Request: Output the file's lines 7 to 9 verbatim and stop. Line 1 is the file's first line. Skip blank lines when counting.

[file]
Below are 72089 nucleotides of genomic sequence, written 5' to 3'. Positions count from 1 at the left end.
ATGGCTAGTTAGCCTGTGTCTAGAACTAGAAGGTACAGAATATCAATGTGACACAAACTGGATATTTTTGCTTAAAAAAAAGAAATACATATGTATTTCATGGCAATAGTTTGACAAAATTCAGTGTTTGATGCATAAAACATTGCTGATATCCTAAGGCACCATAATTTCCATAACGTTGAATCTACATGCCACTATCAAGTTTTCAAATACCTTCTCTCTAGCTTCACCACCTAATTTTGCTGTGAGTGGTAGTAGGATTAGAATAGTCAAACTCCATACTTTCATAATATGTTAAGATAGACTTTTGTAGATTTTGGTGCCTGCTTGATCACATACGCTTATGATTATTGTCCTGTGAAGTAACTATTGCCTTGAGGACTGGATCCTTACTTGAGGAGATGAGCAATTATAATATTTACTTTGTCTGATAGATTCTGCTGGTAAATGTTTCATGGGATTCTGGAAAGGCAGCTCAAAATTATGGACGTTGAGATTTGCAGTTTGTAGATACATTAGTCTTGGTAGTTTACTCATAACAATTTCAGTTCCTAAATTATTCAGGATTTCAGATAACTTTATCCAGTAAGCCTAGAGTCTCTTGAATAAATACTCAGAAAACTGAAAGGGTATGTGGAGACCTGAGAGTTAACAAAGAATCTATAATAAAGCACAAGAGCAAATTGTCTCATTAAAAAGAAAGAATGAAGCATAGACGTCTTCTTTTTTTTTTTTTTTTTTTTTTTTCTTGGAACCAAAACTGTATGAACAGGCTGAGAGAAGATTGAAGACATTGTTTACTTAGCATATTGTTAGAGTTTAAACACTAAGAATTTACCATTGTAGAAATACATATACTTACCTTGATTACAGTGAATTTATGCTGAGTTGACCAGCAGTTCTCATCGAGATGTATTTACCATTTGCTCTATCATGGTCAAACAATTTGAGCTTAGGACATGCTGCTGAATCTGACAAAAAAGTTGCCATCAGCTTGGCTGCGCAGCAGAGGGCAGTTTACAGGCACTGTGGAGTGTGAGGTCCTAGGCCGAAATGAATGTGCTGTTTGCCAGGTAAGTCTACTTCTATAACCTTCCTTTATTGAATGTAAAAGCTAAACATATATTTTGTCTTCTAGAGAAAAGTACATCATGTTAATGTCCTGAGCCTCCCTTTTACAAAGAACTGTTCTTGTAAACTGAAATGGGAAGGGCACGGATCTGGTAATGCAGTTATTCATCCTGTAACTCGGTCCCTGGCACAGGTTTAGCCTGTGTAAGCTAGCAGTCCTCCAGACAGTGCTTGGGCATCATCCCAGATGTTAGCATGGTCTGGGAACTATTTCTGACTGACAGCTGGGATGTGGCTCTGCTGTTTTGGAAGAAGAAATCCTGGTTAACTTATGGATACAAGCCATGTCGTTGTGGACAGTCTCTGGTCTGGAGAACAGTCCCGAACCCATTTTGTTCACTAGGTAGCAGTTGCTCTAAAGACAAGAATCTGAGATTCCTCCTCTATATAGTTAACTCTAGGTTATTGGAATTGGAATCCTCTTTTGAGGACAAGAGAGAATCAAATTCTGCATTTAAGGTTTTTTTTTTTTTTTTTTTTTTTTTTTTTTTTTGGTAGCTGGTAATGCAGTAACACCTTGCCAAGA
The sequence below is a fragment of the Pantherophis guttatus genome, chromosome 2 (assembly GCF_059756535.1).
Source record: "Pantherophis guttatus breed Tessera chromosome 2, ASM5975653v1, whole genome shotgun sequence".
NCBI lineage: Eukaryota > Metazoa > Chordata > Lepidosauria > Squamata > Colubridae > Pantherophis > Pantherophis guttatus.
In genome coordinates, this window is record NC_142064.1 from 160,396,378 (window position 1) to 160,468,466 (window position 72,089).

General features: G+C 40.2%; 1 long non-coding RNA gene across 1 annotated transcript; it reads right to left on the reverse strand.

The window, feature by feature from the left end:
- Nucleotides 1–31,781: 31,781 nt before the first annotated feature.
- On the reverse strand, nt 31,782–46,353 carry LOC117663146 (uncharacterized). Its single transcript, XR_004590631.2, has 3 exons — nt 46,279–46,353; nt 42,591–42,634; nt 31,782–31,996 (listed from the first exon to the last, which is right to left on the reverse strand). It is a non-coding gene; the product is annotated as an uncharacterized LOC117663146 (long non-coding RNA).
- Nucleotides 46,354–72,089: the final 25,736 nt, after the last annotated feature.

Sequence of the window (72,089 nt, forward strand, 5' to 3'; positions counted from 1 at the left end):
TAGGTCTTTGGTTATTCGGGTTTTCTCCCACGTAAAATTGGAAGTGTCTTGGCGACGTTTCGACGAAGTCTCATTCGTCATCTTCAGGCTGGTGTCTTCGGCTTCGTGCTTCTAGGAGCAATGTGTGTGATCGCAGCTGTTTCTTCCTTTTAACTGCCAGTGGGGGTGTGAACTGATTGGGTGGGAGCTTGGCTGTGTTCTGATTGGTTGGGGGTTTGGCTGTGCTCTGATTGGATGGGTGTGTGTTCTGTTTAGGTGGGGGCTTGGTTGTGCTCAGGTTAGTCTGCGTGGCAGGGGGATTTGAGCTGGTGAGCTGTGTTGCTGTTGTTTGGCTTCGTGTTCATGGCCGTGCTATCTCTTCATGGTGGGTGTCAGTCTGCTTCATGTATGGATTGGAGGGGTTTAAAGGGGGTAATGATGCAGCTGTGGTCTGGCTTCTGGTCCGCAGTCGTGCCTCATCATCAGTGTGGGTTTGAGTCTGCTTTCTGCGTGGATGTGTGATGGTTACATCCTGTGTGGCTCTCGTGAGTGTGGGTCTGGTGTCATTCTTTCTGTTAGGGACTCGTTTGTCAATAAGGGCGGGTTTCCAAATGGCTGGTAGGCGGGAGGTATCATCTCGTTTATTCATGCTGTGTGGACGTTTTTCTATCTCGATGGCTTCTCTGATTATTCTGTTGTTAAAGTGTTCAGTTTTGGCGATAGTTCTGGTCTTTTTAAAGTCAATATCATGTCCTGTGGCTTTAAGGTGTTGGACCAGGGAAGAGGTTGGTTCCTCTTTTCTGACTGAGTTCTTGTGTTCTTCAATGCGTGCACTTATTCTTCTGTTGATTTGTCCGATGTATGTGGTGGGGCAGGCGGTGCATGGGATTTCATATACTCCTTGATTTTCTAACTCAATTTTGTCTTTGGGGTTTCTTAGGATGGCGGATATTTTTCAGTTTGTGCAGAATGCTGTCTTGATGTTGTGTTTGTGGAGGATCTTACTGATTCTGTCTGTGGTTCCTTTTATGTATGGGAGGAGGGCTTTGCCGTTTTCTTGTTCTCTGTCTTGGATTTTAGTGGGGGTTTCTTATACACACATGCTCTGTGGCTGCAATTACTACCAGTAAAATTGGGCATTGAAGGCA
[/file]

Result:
General features: G+C 40.2%; 1 long non-coding RNA gene across 1 annotated transcript; it reads right to left on the reverse strand.

The window, feature by feature from the left end:
- Nucleotides 1–31,781: 31,781 nt before the first annotated feature.